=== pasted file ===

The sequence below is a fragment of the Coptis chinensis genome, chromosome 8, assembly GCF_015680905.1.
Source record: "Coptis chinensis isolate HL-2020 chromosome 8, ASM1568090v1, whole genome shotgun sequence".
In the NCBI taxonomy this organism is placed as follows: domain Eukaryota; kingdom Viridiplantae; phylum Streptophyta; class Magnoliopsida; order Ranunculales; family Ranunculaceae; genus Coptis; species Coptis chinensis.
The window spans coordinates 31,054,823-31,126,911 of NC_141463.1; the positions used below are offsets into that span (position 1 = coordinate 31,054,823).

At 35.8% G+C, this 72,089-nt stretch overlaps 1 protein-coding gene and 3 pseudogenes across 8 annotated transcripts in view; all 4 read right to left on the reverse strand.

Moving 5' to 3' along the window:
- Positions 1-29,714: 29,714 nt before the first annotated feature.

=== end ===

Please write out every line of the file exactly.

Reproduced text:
The sequence below is a fragment of the Coptis chinensis genome, chromosome 8, assembly GCF_015680905.1.
Source record: "Coptis chinensis isolate HL-2020 chromosome 8, ASM1568090v1, whole genome shotgun sequence".
In the NCBI taxonomy this organism is placed as follows: domain Eukaryota; kingdom Viridiplantae; phylum Streptophyta; class Magnoliopsida; order Ranunculales; family Ranunculaceae; genus Coptis; species Coptis chinensis.
The window spans coordinates 31,054,823-31,126,911 of NC_141463.1; the positions used below are offsets into that span (position 1 = coordinate 31,054,823).

At 35.8% G+C, this 72,089-nt stretch overlaps 1 protein-coding gene and 3 pseudogenes across 8 annotated transcripts in view; all 4 read right to left on the reverse strand.

Moving 5' to 3' along the window:
- Positions 1-29,714: 29,714 nt before the first annotated feature.